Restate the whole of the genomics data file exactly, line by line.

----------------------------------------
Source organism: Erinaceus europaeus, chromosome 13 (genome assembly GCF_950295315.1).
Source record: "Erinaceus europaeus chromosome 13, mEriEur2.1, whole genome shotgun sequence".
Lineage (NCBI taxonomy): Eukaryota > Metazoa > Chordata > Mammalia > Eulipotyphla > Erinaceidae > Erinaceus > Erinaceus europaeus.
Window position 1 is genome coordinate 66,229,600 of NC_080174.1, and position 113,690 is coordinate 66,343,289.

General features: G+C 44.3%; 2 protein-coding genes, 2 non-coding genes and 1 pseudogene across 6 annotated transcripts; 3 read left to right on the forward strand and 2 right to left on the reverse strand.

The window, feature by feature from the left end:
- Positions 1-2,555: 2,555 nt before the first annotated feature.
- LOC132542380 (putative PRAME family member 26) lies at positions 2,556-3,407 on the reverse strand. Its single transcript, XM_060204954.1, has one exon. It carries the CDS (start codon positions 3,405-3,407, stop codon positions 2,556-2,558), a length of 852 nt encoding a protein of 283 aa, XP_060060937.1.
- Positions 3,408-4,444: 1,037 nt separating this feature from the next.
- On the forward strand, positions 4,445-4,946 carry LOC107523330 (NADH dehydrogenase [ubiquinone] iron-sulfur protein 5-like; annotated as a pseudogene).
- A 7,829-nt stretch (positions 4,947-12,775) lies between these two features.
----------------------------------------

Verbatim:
Source organism: Erinaceus europaeus, chromosome 13 (genome assembly GCF_950295315.1).
Source record: "Erinaceus europaeus chromosome 13, mEriEur2.1, whole genome shotgun sequence".
Lineage (NCBI taxonomy): Eukaryota > Metazoa > Chordata > Mammalia > Eulipotyphla > Erinaceidae > Erinaceus > Erinaceus europaeus.
Window position 1 is genome coordinate 66,229,600 of NC_080174.1, and position 113,690 is coordinate 66,343,289.

General features: G+C 44.3%; 2 protein-coding genes, 2 non-coding genes and 1 pseudogene across 6 annotated transcripts; 3 read left to right on the forward strand and 2 right to left on the reverse strand.

The window, feature by feature from the left end:
- Positions 1-2,555: 2,555 nt before the first annotated feature.
- LOC132542380 (putative PRAME family member 26) lies at positions 2,556-3,407 on the reverse strand. Its single transcript, XM_060204954.1, has one exon. It carries the CDS (start codon positions 3,405-3,407, stop codon positions 2,556-2,558), a length of 852 nt encoding a protein of 283 aa, XP_060060937.1.
- Positions 3,408-4,444: 1,037 nt separating this feature from the next.
- On the forward strand, positions 4,445-4,946 carry LOC107523330 (NADH dehydrogenase [ubiquinone] iron-sulfur protein 5-like; annotated as a pseudogene).
- A 7,829-nt stretch (positions 4,947-12,775) lies between these two features.